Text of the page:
You take the slat and use a hot electric knife to scrape off the caps over the honey pods.  

The slats then go into a metal extractor that spins the slats around and the honey comes out and down through the spout.  The honey is strained and then you are done.  

The coolest thing is that the bees clean up after themselves.  You leave the equipment outside and the bees come clean up all the honey.  They clean up after themselves... how about that!

Lots of herbs growing next to the pickup area.  If you need herbs, feel free to pick what you need.  There is fresh parsley, tarragon, sage, thyme, dill, oregano and lots of different kinds of basil.  Across the road you'll see even more basil, dill and cilantro.  The basil is marked pretty well and the dill and cilantro should be fairly obvious as it's about 1/2 the mature height at this point.

I'm still working on the rosemary.  Then we'll have parsley, sage, rosemary and thyme and we can all sing the song as we pick herbs.  I've got 2 sets of it growing.  One set under grow lights and the other in the herb garden.  The first round I transplanted must have been too small for the cool weather and so I killed it.  Lesson learned.  Gardening and farming is all about the lessons.  If a farmer can give you an answer quickly to a problem--- no doubt she's had the problem him/herself.  

Cilantro, basil and dill will be available all summer and will soon be growing in the garden areas in increasing quantities as the cucumbers and tomatoes come to season.   Last year I foolishly planted lots of all 3 herbs to come to maturity BEFORE the cucumbers and tomatoes were ready.   This year I am smarter.  Dill will be at maturity when the cucumbers and pickling cucumbers are ready.  Basil and cilantro will be in high season when the tomatoes arrive for salsa and tomato/basil salads.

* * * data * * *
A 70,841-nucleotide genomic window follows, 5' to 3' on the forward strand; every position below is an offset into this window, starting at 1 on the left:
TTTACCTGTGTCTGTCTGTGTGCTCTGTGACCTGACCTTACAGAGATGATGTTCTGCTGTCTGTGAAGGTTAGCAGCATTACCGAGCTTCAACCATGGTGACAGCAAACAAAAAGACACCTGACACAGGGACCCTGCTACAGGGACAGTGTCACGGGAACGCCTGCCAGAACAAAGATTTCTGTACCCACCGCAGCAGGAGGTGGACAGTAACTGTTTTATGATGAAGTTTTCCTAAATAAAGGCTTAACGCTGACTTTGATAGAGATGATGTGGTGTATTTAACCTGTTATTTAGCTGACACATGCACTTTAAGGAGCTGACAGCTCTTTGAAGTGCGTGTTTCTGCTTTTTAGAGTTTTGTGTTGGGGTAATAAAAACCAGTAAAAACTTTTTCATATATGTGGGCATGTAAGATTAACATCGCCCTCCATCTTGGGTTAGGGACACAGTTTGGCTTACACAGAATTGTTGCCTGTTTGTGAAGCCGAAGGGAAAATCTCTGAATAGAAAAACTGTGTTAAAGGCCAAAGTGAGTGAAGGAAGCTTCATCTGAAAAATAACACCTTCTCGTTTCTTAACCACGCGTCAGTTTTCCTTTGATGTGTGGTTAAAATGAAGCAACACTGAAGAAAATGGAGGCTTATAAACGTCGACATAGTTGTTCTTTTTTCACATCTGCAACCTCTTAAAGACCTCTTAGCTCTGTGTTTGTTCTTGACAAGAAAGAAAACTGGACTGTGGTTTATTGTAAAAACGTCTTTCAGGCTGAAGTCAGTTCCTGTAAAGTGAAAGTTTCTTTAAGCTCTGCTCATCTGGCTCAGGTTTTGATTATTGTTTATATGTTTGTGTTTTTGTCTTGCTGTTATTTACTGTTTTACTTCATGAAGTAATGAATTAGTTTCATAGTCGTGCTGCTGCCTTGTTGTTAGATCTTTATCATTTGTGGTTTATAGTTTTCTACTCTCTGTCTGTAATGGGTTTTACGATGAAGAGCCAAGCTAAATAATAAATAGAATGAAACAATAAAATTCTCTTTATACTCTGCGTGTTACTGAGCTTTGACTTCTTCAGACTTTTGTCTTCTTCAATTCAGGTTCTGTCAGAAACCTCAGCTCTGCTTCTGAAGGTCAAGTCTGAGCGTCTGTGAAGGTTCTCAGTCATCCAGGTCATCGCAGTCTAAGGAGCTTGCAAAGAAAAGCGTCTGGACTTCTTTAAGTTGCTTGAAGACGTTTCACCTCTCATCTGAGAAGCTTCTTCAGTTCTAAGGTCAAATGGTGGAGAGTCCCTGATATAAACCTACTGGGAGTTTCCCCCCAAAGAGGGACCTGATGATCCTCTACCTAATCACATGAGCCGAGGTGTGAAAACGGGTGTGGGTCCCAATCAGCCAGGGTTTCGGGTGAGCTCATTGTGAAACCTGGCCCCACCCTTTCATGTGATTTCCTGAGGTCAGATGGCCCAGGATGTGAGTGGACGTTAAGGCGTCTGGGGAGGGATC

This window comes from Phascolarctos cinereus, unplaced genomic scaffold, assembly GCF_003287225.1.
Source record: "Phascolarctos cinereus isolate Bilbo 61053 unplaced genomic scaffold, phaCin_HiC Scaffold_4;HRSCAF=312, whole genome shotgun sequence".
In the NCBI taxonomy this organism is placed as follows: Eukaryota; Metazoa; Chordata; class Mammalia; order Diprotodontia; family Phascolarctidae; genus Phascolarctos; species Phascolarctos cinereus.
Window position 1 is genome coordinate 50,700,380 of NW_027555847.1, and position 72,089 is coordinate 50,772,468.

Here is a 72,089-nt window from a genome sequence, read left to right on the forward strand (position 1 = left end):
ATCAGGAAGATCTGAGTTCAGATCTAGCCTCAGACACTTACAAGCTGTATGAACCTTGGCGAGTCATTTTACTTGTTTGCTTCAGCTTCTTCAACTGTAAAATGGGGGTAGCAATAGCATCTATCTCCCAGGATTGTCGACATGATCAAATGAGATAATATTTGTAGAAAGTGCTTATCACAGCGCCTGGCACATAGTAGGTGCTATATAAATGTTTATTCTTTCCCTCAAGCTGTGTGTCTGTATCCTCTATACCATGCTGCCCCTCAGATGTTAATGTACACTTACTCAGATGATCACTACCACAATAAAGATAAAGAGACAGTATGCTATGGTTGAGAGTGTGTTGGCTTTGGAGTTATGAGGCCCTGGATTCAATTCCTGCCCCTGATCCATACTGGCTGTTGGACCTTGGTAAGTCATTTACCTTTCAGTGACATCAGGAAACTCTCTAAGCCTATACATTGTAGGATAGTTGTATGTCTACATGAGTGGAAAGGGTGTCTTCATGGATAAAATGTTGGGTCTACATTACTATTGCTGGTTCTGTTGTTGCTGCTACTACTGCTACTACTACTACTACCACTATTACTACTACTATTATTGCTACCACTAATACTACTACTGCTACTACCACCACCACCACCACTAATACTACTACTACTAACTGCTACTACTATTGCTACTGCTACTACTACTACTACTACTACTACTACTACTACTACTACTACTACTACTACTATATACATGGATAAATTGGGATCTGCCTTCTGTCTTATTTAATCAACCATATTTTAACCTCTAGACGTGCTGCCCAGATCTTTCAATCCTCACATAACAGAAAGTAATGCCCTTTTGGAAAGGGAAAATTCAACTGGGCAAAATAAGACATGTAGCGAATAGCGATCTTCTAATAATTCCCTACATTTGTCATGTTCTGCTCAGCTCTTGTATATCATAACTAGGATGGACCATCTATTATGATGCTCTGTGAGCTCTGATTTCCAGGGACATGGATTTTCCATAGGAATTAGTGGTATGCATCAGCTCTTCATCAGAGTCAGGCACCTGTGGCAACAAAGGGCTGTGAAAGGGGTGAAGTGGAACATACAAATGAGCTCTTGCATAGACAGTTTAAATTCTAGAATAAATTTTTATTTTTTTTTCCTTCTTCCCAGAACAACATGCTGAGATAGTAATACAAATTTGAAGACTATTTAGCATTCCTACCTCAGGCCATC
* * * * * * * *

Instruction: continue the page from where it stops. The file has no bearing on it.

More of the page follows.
Enjoy the garlic flavor of the week.  This week is a German White Porcelain Hardneck garlic.  It supposedly has a "Moderately spicy flavor".  So enjoy!  Hardneck varieties last 3-6 months so those are the garlics you are getting first.  Later in the season you'll get the softneck varieties that will last 6-12 months.  There are 9 more varieties to try the rest of the summer so keep track and let me know if you liked a certain type so that I can plant more of that for next year.

1 comment:

SteveandAlina said...

Annette, I love that gorgeous photo of your garden with the rolling hills a pretty horizon in the background. Do you still have those pretty Maryland sunsets??

Also I was going to ask you about the bees!!! We took the kids to a "living history" farm in DuPage County over the weekend. The farm is a working farm... but only farm implements and tools from the late 1800's are used. No modern equipment. The farm had a big garden and orchard with a bunch of the while bee boxes you posted. While we were there I thought about your farm and figured you must have a beehive of your own... We learned how important the bees are to the orchard and garden. Sounds like that will be next year for you guys! We also learned that you can plant certain flowers which attract bees next to the plants (like the zucchini). So maybe you can try that. We also learned there are certain plants which attract "good bugs"... then the "good bugs" eat the pests. Okay now I am babbling!